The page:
Momentum adds some important food for thought for GM buyers – the uptrend in RSI broke back in September. Since RSI is a leading indicator of price, that’s a red flag worth heeding in October. While support hasn’t been broken yet, I’d recommend selling a break below the 200-day moving average.
Vornado Realty Trust
Last up is Vornado Realty Trust (VNO), a $15 billion office and retail REIT that has operations spread from New York to California. VNO rallied hard into the end of 2011, but shares topped out by May. Since then, this stock’s been consolidating sideways and looking considerably more bearish. Here’s why.
VNO is currently forming a descending triangle, a setup that’s formed by a downtrending resistance level above shares and a horizontal support level below them. Essentially, as shares bounce in between those two price levels, they’re getting squeezed closer and closer to a breakdown below support. For VNO, that support level comes in at $79.
It’s important to think of technical patterns in real terms (in terms of buyers and sellers) rather than in terms of shapes; the “descending triangle” title is a good way of describing how the setup looks, but it’s a poor way of describing why it works. Instead, think of resistance as the place where sellers are more powerful (or more eager) than buyers and support as the place where buyers are more powerful than sellers. Because VNO has been making lower highs, we’ve got an indication that sellers are exerting more and more control over this stock. Momentum (again, measured by RSI) backs up that argument with a downtrend.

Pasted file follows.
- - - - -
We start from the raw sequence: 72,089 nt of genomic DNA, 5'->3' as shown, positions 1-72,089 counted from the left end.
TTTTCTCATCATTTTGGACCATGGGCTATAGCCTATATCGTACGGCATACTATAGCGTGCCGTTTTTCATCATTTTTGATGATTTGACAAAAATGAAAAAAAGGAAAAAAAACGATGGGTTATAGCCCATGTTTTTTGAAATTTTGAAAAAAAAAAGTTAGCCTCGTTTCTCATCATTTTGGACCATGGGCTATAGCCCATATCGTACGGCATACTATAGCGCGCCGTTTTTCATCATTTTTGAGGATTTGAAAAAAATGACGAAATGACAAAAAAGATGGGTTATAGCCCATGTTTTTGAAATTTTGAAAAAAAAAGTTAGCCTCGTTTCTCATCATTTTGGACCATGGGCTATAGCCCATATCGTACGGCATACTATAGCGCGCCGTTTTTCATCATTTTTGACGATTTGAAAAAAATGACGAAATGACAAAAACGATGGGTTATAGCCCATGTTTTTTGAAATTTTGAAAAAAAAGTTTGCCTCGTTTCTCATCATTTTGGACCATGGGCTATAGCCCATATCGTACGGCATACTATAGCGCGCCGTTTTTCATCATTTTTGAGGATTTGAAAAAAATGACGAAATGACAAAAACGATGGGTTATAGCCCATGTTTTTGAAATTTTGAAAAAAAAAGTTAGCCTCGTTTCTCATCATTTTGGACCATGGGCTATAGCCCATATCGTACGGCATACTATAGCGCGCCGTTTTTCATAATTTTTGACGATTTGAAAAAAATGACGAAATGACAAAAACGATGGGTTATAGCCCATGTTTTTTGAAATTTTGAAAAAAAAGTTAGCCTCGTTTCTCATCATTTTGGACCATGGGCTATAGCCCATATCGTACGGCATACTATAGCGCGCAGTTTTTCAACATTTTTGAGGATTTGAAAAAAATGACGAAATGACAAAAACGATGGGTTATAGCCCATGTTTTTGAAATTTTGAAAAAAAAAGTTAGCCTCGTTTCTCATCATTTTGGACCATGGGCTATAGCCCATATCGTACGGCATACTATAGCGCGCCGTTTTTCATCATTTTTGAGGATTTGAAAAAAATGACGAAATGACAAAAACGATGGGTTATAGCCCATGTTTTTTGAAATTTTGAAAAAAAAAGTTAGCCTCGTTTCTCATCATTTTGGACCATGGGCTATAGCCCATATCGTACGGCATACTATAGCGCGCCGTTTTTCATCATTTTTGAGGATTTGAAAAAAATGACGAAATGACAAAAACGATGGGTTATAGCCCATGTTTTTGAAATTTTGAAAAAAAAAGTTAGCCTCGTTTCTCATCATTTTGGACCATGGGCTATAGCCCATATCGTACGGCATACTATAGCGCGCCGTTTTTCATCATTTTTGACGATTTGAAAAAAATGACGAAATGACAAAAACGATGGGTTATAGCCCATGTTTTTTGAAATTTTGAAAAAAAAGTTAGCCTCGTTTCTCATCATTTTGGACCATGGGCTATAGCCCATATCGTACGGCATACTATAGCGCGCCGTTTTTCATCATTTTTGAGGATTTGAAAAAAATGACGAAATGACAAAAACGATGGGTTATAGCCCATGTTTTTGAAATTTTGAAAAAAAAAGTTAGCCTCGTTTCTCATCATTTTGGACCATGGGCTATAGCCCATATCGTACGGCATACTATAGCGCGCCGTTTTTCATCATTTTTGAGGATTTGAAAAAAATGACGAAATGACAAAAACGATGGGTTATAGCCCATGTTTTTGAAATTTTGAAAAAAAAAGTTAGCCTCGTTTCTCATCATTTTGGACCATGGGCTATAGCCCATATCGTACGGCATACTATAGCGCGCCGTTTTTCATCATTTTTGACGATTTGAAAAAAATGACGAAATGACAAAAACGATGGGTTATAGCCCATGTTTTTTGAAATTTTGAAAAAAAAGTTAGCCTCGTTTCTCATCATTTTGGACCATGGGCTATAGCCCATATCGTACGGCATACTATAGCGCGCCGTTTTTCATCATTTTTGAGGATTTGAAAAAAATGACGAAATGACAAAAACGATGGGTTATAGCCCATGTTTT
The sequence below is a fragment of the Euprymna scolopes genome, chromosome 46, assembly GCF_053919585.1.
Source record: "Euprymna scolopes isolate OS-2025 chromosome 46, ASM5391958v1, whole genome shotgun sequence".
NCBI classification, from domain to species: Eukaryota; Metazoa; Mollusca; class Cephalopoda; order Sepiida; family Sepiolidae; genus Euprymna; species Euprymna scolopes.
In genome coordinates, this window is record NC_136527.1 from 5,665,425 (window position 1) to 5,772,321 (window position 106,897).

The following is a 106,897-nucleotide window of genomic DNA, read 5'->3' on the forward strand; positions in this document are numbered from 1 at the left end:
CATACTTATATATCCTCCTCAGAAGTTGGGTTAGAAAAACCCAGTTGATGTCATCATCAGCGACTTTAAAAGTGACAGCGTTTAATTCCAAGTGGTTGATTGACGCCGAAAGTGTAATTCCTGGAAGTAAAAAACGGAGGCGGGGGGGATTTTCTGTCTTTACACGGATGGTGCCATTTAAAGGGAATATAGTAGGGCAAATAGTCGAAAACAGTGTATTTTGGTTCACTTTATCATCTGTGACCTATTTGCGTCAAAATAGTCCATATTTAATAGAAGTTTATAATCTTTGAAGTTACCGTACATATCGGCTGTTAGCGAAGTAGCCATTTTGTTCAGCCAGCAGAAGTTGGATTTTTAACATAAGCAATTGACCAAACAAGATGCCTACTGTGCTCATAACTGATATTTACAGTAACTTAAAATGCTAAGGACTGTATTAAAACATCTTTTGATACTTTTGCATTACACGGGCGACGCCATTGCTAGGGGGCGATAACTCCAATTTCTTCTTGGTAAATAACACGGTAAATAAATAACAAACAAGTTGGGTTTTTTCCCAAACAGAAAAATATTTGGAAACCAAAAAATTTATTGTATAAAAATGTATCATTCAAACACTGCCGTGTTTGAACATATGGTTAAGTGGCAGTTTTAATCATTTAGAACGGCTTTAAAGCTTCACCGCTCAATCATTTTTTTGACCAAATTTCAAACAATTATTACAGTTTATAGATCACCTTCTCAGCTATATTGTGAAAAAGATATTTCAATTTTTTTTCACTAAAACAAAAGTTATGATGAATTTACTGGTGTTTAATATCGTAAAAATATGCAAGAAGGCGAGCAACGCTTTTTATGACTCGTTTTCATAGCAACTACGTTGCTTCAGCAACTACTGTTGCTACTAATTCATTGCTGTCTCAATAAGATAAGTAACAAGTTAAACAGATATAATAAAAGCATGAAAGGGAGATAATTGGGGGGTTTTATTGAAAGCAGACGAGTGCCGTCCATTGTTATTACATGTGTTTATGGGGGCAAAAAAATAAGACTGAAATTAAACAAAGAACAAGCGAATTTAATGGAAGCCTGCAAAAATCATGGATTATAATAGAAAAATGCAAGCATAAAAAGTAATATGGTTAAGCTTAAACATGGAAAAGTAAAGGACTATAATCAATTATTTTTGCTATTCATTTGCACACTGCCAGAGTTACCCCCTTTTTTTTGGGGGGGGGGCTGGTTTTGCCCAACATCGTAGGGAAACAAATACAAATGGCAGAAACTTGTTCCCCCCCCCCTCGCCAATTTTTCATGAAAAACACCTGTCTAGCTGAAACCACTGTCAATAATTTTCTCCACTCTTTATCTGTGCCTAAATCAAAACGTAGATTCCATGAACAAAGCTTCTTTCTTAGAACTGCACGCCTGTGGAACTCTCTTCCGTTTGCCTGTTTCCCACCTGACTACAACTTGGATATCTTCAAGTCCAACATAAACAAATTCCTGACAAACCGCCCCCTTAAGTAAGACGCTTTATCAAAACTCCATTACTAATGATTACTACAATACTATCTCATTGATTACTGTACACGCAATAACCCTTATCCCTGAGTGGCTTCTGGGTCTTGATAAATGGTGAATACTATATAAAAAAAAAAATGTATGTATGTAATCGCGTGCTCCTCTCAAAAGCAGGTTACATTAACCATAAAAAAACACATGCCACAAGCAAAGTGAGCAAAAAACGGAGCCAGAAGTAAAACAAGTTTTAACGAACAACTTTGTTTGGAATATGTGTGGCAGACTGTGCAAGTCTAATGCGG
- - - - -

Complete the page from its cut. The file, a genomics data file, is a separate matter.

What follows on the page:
The fact that a REIT yielding 3.44% hasn’t caught a more substantial bid after QE3 is a negative sign; I’d steer clear of shares until the longs wake up.
To see this week’s trades in action, check out the Technical Setups for the Week portfolio on Stockpickr.
-- Written by Jonas Elmerraji in Baltimore.
At the time of publication, author had no positions in stocks mentioned.
Jonas Elmerraji, based out of Baltimore, is the editor and portfolio manager of the Rhino Stock Report, a free investment advisory that returned 15% in 2008. He is a contributor to numerous financial outlets, including Forbes and Investopedia, and has been featured in Investor's Business Daily, in Consumer's Digest and on MSNBC.com.